Alternative service[edit]

During a draft, as part of the Alternative Service Program, the Selective Service System will consider 1-O (civilian) conscientious objectors to be Alternative Service Workers (ASWs), required to work for members of the Alternative Service Employer Network (ASEN).[17]

Conscientious objection in the United States military[edit]

The Department of Defense also implements the classification of conscientious objectors into its own system.[3] The Navy,[18] the Marine Corps,[19] the Army,[20] the Air Force,[21] and the Coast Guard[22][23] each provide their own policies on conscientious objection.

Application within the military[edit]

When the draft is not in effect, only those who have enlisted themselves can apply for or receive formal conscientious objector status. Such a person is only eligible for classification as a conscientious objector only if their beliefs are determined to have "crystallized" after receipt of an induction notice.[3]: 3  The Selective Service System does not accept requests for classification as a conscientious objector when the draft is not in effect. If the draft is reinstated, a draftee will have a short period of time after enlistment to request classification as a conscientious objector.[citation needed]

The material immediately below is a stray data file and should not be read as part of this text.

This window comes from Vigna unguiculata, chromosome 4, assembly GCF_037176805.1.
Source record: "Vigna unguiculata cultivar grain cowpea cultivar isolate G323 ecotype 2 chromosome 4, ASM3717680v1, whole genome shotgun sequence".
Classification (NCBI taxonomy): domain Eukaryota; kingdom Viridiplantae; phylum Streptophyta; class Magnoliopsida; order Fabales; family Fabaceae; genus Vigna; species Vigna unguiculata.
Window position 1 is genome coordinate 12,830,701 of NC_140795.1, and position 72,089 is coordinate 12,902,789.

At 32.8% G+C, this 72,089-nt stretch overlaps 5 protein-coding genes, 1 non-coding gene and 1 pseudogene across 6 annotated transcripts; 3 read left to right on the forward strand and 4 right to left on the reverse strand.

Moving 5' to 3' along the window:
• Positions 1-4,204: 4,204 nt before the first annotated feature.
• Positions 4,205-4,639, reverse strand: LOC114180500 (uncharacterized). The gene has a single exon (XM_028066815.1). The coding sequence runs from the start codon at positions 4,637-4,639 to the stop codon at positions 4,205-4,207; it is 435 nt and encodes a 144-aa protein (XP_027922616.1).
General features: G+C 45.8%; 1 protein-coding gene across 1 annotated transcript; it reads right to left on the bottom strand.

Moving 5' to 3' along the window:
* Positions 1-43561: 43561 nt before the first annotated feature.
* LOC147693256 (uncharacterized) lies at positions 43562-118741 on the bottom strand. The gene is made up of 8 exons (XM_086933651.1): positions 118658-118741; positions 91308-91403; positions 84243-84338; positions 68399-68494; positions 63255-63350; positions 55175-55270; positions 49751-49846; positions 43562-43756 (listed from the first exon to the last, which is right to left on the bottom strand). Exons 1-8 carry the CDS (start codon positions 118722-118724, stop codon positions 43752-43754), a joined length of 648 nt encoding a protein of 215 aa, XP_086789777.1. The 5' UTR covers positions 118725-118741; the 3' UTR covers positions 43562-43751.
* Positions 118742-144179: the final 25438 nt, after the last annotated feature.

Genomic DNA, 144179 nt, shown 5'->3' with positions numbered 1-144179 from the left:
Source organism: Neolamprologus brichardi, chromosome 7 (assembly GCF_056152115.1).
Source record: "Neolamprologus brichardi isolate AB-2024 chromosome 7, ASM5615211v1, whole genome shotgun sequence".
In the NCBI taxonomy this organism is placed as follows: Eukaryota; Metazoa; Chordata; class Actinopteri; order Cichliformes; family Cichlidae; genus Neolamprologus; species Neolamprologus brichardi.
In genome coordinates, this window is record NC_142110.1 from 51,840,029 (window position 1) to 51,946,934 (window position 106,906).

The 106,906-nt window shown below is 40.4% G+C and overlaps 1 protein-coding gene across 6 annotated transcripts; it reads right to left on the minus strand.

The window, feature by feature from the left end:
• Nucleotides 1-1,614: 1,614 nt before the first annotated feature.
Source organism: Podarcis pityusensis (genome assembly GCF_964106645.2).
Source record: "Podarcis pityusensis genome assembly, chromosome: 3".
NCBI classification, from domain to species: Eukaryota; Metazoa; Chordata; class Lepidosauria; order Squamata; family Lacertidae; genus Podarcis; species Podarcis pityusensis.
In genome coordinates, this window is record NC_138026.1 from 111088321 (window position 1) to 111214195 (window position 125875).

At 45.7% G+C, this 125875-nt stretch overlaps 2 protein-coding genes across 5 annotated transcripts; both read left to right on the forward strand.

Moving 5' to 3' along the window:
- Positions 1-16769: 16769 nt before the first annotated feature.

A person who is already enlisted can file for classification as a 1-A-O conscientious objector to be assigned to two years of noncombatant service or civilian work "contributing to the maintenance of the national health, safety, or interest".[1]

Noncombatant service[edit]

Noncombatant service is any military service that is unarmed at all times and does not require weapons training.[3]: 2  Service aboard an armed ship or aircraft or in a combat zone is considered to be noncombatant unless the service requires personal and direct involvement in the operation of weapons.[3]: 2 

Investigative process[edit]